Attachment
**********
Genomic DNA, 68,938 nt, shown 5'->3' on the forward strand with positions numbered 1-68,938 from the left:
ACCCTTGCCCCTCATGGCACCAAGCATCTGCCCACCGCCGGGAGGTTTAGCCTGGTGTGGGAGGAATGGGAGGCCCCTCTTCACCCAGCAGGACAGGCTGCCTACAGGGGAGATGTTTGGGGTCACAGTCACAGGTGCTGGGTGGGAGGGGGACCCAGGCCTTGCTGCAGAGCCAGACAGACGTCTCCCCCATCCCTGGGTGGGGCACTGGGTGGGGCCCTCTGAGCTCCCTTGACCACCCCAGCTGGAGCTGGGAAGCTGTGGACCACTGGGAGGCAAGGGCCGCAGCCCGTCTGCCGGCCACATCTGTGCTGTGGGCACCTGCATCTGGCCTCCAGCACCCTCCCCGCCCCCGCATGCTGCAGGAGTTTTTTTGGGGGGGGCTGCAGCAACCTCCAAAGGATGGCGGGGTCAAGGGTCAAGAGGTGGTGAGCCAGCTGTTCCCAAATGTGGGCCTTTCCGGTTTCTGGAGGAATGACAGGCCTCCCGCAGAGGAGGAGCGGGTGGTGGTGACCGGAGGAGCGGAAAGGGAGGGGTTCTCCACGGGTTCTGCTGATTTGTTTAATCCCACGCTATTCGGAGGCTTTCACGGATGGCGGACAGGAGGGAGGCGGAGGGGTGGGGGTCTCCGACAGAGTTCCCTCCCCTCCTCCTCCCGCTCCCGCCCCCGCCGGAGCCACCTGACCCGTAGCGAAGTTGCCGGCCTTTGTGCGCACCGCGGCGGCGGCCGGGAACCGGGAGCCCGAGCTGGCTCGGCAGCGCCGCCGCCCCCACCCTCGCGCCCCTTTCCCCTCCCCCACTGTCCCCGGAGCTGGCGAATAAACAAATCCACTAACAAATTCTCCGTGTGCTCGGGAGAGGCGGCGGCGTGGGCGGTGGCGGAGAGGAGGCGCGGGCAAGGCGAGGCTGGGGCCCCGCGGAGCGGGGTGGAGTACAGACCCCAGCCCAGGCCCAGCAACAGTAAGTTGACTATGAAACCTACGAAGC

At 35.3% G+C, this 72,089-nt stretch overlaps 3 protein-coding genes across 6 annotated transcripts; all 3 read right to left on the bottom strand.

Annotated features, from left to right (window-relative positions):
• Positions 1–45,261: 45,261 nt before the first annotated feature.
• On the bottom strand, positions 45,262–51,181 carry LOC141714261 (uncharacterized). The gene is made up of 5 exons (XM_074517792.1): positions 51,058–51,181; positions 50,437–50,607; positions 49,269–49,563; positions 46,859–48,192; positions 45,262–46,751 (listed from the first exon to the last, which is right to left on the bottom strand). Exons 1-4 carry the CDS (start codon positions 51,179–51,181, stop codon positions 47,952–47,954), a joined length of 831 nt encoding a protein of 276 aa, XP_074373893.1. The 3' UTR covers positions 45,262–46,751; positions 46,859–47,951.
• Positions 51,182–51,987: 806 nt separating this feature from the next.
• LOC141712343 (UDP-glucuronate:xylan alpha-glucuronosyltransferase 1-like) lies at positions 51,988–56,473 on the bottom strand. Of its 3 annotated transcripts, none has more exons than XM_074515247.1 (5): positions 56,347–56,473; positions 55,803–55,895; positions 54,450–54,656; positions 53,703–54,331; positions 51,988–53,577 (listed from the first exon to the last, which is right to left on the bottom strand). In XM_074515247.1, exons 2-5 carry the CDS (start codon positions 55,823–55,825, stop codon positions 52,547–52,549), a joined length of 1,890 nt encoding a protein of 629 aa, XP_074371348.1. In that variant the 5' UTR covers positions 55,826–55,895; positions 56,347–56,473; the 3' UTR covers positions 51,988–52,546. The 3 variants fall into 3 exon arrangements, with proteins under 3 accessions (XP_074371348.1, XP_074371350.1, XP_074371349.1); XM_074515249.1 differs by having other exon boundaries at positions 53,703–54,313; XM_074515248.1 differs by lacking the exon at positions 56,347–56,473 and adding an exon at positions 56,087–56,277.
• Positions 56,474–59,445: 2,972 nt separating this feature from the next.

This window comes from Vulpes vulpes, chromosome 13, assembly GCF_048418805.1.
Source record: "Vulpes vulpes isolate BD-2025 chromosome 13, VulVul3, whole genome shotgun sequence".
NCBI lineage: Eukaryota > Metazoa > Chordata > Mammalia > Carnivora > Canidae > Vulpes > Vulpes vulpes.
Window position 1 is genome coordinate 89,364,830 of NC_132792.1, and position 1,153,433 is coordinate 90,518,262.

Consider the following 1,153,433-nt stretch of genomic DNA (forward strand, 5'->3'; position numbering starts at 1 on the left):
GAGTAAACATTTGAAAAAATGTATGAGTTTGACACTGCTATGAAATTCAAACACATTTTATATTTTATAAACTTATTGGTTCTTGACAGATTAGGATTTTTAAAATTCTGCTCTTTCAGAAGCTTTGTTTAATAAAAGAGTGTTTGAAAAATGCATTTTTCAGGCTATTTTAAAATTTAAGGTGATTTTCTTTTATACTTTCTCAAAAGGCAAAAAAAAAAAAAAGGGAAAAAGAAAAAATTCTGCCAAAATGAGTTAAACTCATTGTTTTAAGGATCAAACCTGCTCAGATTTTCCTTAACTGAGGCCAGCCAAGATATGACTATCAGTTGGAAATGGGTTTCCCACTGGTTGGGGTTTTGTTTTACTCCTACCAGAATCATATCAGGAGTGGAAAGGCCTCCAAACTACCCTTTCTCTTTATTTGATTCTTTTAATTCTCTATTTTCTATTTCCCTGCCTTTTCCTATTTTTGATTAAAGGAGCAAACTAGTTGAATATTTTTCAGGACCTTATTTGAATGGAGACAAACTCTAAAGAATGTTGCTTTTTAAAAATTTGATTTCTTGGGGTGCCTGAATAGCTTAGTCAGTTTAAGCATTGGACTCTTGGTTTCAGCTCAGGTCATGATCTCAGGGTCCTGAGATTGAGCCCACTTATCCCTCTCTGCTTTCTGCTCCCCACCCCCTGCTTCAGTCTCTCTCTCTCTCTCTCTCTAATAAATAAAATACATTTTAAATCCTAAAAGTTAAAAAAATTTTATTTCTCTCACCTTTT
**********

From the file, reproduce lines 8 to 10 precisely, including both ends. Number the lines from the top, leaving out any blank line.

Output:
• LOC141712343 (UDP-glucuronate:xylan alpha-glucuronosyltransferase 1-like) lies at positions 51,988–56,473 on the bottom strand. Of its 3 annotated transcripts, none has more exons than XM_074515247.1 (5): positions 56,347–56,473; positions 55,803–55,895; positions 54,450–54,656; positions 53,703–54,331; positions 51,988–53,577 (listed from the first exon to the last, which is right to left on the bottom strand). In XM_074515247.1, exons 2-5 carry the CDS (start codon positions 55,823–55,825, stop codon positions 52,547–52,549), a joined length of 1,890 nt encoding a protein of 629 aa, XP_074371348.1. In that variant the 5' UTR covers positions 55,826–55,895; positions 56,347–56,473; the 3' UTR covers positions 51,988–52,546. The 3 variants fall into 3 exon arrangements, with proteins under 3 accessions (XP_074371348.1, XP_074371350.1, XP_074371349.1); XM_074515249.1 differs by having other exon boundaries at positions 53,703–54,313; XM_074515248.1 differs by lacking the exon at positions 56,347–56,473 and adding an exon at positions 56,087–56,277.
• Positions 56,474–59,445: 2,972 nt separating this feature from the next.

This window comes from Vulpes vulpes, chromosome 13, assembly GCF_048418805.1.